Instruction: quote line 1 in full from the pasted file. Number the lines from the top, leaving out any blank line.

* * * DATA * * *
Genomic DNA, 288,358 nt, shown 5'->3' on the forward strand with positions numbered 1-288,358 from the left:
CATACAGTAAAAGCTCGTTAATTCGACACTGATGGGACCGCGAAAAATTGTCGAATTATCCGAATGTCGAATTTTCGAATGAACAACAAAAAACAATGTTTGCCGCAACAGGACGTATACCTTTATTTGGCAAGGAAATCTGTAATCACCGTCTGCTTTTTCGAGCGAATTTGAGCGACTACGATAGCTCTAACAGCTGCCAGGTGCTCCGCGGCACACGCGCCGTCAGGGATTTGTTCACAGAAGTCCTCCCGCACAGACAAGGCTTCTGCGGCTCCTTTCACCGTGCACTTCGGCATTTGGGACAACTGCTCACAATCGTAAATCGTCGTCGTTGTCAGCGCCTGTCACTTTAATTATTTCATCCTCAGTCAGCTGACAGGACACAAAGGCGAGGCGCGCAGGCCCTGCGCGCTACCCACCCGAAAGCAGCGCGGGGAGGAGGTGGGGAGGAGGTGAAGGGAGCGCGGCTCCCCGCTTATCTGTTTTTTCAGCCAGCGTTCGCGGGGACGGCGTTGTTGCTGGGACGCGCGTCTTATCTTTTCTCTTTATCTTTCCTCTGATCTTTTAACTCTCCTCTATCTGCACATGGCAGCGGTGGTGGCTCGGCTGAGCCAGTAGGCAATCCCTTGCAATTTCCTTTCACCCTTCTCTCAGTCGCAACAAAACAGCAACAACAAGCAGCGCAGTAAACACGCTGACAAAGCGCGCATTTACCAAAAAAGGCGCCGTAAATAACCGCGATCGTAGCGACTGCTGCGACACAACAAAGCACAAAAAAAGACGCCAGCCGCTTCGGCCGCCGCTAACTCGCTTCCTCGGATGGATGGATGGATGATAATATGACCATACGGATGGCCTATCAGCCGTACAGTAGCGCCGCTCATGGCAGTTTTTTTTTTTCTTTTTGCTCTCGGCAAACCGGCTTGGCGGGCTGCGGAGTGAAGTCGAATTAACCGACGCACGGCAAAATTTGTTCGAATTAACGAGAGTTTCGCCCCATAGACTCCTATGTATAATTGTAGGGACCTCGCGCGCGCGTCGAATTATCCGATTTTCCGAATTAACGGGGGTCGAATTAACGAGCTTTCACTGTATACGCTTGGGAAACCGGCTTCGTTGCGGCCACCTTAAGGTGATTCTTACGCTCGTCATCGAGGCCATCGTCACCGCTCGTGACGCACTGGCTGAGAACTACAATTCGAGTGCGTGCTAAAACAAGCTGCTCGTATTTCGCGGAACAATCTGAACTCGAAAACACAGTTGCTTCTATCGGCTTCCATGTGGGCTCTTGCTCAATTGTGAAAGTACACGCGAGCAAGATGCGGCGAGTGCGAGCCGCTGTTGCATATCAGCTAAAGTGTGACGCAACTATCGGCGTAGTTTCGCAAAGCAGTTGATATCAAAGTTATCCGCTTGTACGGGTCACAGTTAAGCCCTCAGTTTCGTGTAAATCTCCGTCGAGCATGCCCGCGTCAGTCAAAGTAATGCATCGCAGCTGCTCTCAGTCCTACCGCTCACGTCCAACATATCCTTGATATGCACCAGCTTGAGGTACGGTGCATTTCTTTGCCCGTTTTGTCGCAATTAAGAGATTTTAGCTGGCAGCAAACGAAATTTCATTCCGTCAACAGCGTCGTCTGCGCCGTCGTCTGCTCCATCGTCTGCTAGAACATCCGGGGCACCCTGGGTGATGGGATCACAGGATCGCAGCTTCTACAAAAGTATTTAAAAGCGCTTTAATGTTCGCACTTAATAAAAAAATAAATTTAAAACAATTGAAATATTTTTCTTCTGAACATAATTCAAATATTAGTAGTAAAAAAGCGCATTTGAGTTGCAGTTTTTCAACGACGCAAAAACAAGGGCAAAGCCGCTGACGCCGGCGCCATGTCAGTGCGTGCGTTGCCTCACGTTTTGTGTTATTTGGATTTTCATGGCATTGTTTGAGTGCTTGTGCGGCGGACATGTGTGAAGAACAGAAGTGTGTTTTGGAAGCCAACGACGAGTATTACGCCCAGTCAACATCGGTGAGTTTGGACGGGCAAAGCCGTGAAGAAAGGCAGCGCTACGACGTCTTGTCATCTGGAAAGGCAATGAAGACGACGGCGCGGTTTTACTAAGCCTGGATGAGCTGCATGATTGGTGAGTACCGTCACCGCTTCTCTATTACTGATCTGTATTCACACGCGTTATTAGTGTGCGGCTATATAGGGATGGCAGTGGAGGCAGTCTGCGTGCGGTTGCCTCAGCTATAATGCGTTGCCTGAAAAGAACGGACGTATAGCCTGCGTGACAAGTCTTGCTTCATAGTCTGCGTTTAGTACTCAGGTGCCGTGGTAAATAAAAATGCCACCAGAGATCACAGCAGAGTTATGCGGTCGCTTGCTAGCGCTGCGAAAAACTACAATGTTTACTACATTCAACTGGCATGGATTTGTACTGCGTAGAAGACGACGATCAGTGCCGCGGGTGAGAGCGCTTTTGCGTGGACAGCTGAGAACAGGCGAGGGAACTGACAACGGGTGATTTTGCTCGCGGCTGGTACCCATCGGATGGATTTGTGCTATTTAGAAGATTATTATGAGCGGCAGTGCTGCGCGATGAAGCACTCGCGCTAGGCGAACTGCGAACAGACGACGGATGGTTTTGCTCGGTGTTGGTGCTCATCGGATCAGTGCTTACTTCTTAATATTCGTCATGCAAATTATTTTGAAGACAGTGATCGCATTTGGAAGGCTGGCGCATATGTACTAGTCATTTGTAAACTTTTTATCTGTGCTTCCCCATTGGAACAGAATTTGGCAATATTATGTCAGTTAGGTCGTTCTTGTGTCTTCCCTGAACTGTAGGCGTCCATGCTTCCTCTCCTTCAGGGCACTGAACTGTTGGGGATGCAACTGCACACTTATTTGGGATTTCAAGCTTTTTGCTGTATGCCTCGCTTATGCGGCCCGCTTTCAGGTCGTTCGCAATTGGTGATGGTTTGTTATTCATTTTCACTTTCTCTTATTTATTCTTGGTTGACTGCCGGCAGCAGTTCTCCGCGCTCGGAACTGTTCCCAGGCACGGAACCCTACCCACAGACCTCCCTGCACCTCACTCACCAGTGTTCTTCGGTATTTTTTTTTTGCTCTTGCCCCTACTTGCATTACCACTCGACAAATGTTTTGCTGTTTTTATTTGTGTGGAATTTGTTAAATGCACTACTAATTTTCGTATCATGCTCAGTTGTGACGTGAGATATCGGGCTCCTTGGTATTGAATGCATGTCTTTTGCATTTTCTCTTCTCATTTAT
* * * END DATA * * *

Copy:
Genomic DNA, 288,358 nt, shown 5'->3' on the forward strand with positions numbered 1-288,358 from the left: